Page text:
It finally looks like night time temperatures will be reaching the comfort zone (10oC/50oF) for planting out well-grown squash and tomato plants this week (don’t rush to plant small plants that can wait awhile). In some inland gardens it might even get hot enough by this weekend that seedlings and seed beds may require shading in midday. With forecasted highs of 25-27oC (up to 80oF), very young plants and seeds in the process of germinating could easily be killed by the hot sun because their tiny roots are so close to the surface. For temporary shade, use anything you have: upside down pots or latticework seedling trays, newspaper or lightweight fabric supported on stakes or hoops. If you are using opaque materials for more than 2 days, only cover plants for the hottest part of the day (11:00 to 3:00 or so) so they receive light in the morning and late afternoon. For a long term investment, you might want to buy horticultural shade cloth or build wooden latticework to shade plants. These let in enough light for growth so can be left in place for the entire heat wave. Also, try to work mulch around small plants to cool the soil. Lawn clippings are excellent for this because they are soft and fine enough to use around tiny seedlings.

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Linda’ List For April 5: Save Seeds, Help New Gardeners

Finally, the forecast is for a warm, sunny week of seasonal temperatures. I was more than a little put out by the frequent snow showers that fell on my garden last week—and had to apologize to the peas I planted outdoors the week before [in these strange times, talking to your vegetables is OK, right?…as long as you aren’t hearing them reply, of course…

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Linda’s List for Mar 22: Gardening Info Wants to be Free

I am getting emails from first-time gardeners wanting to grow food in this year of the pandemic, yet my gardening classes, workshops and talks in the region have been cancelled or postponed indefinitely. SO, I am making my Year Round Harvest gardening course slides available to everyone. These are pdf files of the PowerPoint slides that I show in my two 10-month gardening courses and are normally only accessible by the people registered in the classes. The two courses are sponsored by the Horticulture Centre of the Pacific [https://hcp.ca/ ] and the Salt Spring Garden Club [https://ssigardenclub.ca/ ] and I appreciate their support for releasing these presentation to anyone who wants to see them.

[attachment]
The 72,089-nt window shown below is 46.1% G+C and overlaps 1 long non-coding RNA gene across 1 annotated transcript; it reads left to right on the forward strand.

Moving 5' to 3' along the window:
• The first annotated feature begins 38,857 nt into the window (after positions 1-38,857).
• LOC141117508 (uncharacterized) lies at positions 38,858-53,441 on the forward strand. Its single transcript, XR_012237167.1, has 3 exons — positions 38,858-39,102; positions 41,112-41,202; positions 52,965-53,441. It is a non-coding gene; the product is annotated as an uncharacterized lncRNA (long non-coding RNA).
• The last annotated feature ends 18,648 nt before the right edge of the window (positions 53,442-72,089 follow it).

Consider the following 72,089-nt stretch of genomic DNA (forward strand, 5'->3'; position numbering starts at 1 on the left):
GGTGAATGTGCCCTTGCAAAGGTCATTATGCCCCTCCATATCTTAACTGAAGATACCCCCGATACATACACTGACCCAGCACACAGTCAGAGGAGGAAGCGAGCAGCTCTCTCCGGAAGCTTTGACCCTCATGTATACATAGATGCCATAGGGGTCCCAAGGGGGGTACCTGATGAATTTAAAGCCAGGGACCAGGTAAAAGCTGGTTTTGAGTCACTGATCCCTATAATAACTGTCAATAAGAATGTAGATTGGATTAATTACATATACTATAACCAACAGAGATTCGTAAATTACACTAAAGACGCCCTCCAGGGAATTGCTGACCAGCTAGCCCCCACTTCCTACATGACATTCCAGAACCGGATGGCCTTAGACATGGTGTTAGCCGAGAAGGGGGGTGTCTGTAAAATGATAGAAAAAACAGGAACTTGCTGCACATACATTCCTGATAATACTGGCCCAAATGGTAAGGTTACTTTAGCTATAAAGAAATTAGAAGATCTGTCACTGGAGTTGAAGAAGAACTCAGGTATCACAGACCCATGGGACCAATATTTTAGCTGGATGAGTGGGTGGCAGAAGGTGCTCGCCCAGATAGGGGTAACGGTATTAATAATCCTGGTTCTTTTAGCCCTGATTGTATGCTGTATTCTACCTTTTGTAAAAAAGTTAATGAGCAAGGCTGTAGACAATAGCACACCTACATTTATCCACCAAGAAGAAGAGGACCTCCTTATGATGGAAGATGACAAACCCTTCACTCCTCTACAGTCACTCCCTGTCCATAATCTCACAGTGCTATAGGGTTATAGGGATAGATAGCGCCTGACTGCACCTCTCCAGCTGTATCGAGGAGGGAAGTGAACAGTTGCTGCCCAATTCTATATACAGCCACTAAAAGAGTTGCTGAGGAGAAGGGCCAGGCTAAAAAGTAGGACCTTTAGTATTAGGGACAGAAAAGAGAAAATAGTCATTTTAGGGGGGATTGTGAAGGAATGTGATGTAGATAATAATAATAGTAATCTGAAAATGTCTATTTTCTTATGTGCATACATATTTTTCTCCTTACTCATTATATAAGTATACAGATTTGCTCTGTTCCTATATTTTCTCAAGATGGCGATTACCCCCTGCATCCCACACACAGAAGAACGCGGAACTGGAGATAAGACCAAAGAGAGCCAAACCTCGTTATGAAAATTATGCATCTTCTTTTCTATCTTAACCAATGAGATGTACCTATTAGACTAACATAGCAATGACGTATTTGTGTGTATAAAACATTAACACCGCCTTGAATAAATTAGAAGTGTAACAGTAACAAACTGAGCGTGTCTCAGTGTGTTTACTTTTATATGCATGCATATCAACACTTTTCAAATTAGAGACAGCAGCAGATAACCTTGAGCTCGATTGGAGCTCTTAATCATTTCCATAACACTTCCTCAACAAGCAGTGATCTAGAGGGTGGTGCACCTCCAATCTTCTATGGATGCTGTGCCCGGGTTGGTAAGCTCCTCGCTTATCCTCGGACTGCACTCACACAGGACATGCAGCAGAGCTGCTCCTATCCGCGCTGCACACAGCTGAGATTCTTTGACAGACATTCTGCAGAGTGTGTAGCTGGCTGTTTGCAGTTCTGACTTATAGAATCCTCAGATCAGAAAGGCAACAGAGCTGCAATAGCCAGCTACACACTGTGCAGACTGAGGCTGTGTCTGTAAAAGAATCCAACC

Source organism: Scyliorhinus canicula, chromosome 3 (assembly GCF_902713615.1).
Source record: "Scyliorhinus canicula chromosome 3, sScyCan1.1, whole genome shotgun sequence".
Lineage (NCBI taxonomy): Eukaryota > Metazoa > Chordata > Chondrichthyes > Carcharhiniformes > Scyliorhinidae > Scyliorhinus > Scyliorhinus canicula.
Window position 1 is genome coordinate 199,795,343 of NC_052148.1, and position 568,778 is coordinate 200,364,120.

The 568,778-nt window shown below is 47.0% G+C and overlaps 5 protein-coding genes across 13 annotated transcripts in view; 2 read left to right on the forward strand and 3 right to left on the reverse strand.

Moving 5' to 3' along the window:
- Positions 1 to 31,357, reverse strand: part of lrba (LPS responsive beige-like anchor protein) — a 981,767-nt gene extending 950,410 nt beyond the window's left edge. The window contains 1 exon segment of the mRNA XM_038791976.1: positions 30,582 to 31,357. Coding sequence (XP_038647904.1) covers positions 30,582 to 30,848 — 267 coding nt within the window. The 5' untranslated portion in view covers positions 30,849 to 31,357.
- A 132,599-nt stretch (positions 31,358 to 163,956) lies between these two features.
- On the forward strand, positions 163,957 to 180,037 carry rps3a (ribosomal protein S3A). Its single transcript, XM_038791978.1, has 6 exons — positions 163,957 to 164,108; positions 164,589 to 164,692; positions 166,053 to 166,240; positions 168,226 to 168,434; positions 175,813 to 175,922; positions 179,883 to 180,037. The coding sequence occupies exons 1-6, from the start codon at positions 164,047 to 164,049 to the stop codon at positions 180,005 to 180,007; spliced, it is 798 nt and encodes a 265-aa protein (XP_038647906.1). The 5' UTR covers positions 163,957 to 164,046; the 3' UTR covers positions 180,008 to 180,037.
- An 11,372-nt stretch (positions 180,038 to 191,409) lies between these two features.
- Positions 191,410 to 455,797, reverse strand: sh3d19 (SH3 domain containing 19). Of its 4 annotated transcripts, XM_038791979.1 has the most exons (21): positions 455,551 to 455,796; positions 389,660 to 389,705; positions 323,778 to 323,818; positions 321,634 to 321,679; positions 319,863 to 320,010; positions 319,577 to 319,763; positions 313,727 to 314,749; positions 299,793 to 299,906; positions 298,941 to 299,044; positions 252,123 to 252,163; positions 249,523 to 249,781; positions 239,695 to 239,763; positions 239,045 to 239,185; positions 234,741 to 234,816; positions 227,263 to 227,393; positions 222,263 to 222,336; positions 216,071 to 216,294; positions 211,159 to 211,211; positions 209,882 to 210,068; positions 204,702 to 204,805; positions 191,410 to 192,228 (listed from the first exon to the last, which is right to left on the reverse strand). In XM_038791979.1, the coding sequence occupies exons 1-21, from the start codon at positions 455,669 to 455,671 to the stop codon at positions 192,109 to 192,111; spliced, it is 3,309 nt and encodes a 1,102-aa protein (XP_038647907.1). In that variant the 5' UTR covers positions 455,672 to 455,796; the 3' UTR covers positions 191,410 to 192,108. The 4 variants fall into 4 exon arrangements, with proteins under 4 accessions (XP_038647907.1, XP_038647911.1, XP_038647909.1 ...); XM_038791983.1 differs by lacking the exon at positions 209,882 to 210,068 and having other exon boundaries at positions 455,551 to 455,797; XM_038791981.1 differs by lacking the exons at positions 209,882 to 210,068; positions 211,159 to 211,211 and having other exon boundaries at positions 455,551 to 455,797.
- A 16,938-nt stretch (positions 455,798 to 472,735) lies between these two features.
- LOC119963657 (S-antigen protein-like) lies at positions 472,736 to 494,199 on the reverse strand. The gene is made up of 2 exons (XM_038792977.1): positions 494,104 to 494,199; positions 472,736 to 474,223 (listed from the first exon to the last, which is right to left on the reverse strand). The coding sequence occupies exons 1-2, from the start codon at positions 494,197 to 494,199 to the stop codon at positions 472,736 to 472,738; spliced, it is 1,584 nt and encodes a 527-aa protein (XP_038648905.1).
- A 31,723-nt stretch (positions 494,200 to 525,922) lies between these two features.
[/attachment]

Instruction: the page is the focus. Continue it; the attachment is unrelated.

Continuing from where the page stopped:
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Linda’s List for Feb. 13: Starting Seeds–or not; Sweet Potato Update

Don’t be in a hurry to plant: A lot of garden failures come from trying to plant seeds or set out seedlings too early. Plants grow slower in cool weather, especially while the soil is still cold, and they are more vulnerable to root diseases, slugs and other pests. You don’t really gain much time by forcing an early start unless you are using a greenhouse. Plants started weeks later outdoors soon catch up to earlier sown plants because growth is so better in warmer conditions. Also, the earlier they are planted, the longer seedlings are at risk of being chewed up by climbing cutworms (caterpillars of the Large Yellow Underwing Moth http://www.lindagilkeson.ca/leaf_chewers.html#25 ). These cutworms spend all winter in the garden and by now they are quite large and can consume a lot of leaf material every night. They reach full size in mid- to late April, then stop eating when they become a pupa, which looks like a dark brown bullet (see photo under the link, above). The adult moths emerge later in the summer. By simply waiting to set out seedlings until late April you can avoid cutworm damage entirely. Cutworms also chew the leaves of overwintered vegetables, but those plants have large, well-established roots and grow leaves quickly when the weather warms up. You will still see ragged holes in leaves until the cutworms pupate, but the plants can withstand the damage and rapidly outgrow it.

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Linda’s List for Jan. 7: Seeds, Weeds, Rodent Deeds

As the days are noticeably lengthening, thoughts of garden plans begin to dance in our heads. I usually start pruning fruit trees in a few weeks, but it is not too early to start now, especially of the early blooming peaches and cherries. With the mild weather so far, people are wondering if buds swelling buds on fruit trees, garlic that has come up and other early growth will be harmed by cold. Some people already have snowdrops in bloom! IF we have several more weeks of mild weather, then a really severe cold period occurring after that could injure them, but usually early buds and shoots are hardy enough to withstand late cold spells. Just keep an eye on the forecast and beef up mulches or throw a tarp over plants if the weather looks dicey.